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AMOUNT OF EACH KIND OF PAPER CURRENCY IN THE UNITED STATES EACH YEAR FOR TWENTY-THREE YEARS.
Bank Note Circulation,
1854. 1855.. 1856.. 1857.. 1858.. 1859. 1860. 1861... 1862. 1863.. 1864.. 1865.. 1866.. 1867. 1868.. 1869. 1870.. 1871. 1872.. 1873.. 1874.. 1875. 1876.
* 204,689,000 204,689,000
207, 102,000 207,102,000
202, 205,000 222,358,455
+ 238,671,210 1,043.610,415 278,512 233,059,191 153,471,450 109,356,150 15,000,000
431,959,670 22,904,877 30,155
968,059,995 118,912 205,489,061 42,338,710 672,578,850 193,756,080
433,160,569 24,915,829 66,769,375
1,651,282,373 117,512 147,567, 196 3,454,200 806,900,750 159,012,140
400,891 367 27,070,876 213,239,530 # 45,449,155 1,803,702, 726
371,992,029 27,830,723 291,093, 294 6,961,499 1.330,414,677
COIN IN THE UNITED STATES.
Estimate of the amount of coin in the country from 1854 to 1876:
The estimates of the amounts of specie in circulation in the whole country at any period must of course always be open to criticism, for the reason that no exact statistics are possible. From the period from 1854 to 1859 the only trustworthy figures are those given in the annual reports of the Secretary of the Treasury, showing the amount of coin held by the banks on or about the 1st of January each year. These have been used as a basis of approximation to the whole amount in the country for that period.
For the period from 1870 to 1876 the data are more definite. There are only three items worthy of consideration in the estimation of the amount for each year, viz.: the amount in the national treasury, the amounts in the national and commercial banks of the entire country (including all commercial banks on the Pacific coast), and the amount in circulation in the Pacific States and Territories.* (The savings banks hold scarcely any coin.)
The actual amount of coin in the treasury of the United States each year, on October 1, was as follows, viz.: 1869, $108,800,000; 1870, $96,000,000; 1871, $90,500,000; 1872, $78,000,000; 1873, $80,300,000; 1875, $67,833,316; 1876 (June 3), $73,625,584.
According to the report of the Comptroller of the Currency for 1875, the total amount of nominal “coin' held by all the national banks of the United States on October 8, 1870, was $18,460,011. Of this amount $13,135,649 was held by banks in New York city. But of this $13,135,649 only $1,607,742 was actual coin, all the rest being United States coin certificates and checks on other banks payable in coin. Upon this basis the amount of actual coin held by all the sixteen hundred national banks of the United States in October, 1870, could not have exceeded $2,200,000 — this amount including all sorts of coin. Allowing $1,000,000 more
* The relative proportions of the banking business in the United States, transacted through the different classes of banking institutions, may be estimated by the following statement of the whole number of banks of each class, and the aggregate of deposits in each in the year 1875:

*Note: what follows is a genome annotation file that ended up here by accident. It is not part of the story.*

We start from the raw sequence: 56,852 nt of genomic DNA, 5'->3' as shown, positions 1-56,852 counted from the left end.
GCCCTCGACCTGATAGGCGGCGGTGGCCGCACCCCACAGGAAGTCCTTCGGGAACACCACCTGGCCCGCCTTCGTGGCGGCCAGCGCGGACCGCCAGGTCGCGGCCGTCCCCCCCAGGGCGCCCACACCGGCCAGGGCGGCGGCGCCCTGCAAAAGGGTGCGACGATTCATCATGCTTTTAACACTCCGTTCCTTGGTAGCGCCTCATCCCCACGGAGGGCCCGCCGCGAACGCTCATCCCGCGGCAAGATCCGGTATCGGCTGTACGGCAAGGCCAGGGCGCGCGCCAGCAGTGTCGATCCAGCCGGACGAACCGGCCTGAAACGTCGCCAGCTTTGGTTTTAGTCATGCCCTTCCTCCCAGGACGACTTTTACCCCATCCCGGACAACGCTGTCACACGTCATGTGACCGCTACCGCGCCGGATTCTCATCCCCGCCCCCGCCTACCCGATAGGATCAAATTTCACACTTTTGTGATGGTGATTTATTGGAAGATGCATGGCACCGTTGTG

Class of Banks.
No. of Aggregate
*200,000,000 *1,000,000,000 $1,943,088,815
for the amount held by all other banks, not national (exclusive of the Pacific coast), and we have not to exceed $3,200,000. Estimating still $3,000,000 more for actual coin in the banks in California, it would leave a little over $6,000,000 as the aggregate of all coin in all banks in the United States and Territories in October, 1870. The amount of coin in the treasury of the United States October 1, 1870, was $96,000,000. If we make the very liberal estimate of $20 per capita for the 971,321 of the entire population of California, Nevada, Oregon, Arizona, Colorado, Idaho, Montana, New Mexico, Utah, Washington and Wyoming in 1870, it gives $18,426,420. Add this to the coin in the treasury and in the banks, and we have an aggregate of $120,826,420, say $121,000,000, as the entire stock of coin in the United States and Territories on October 1, 1870.
On October 3, 1872, the amount of actual coin held by the national banks of New York city was only $920,767 (see report of comptroller for 1873, page 44), and on the same basis the total amount held by all the eighteen hundred and fifty national banks of the United States could not have exceeded $1,200,000, which would give a little over $4,000,000 for all banks in the United States and Territories. The “specie,” as reported to the comptroller by the national banks of the United States on October 1, 1875, was classified as follows, viz.: actual coin, $3,364,569; United States coin certificates, $4,485,760; total, $8,050,329.
ANK notes were not at first, as most people pre
sume, an invention to increase the amount of money in circulation, but grew out of the necessity for some standard by which to regulate the value of coins. During the sixteenth and seventeenth centuries, as explained in the first chapter of this book, the debasements of the coins by different monarchs of Europe were so frequent and so great that merchants and traders had no safeguards against loss but continual resort to the assayers. These sometimes disagreed, and some authority of wider jurisdiction than the individual assayer was required. Banks had already been devised * as a means of assisting governments to secure the united co-operation of the people in the finances of the states, and in the exercise of this function it became necessary that each of the great banks should also fix the values of all home and foreign coins. The universal rule for this valuation was to receive all coins at the value of the pure gold or silver in them as compared with an ideal standard, viz., a specified number of grains of gold or silver, to be called a “ducat,” a “florin," a "pound,”
“ dollar." In most cases this ideal coin at first
* Bank of Venice, founded in 1157; Bank of Barcelona, in 1349; Bank of Genoa, in 1407; Bank of Amsterdam, in 1609; Bank of Hamburg, in 1619; Bank of Sweden, in 1656; Bank of England, in 1694.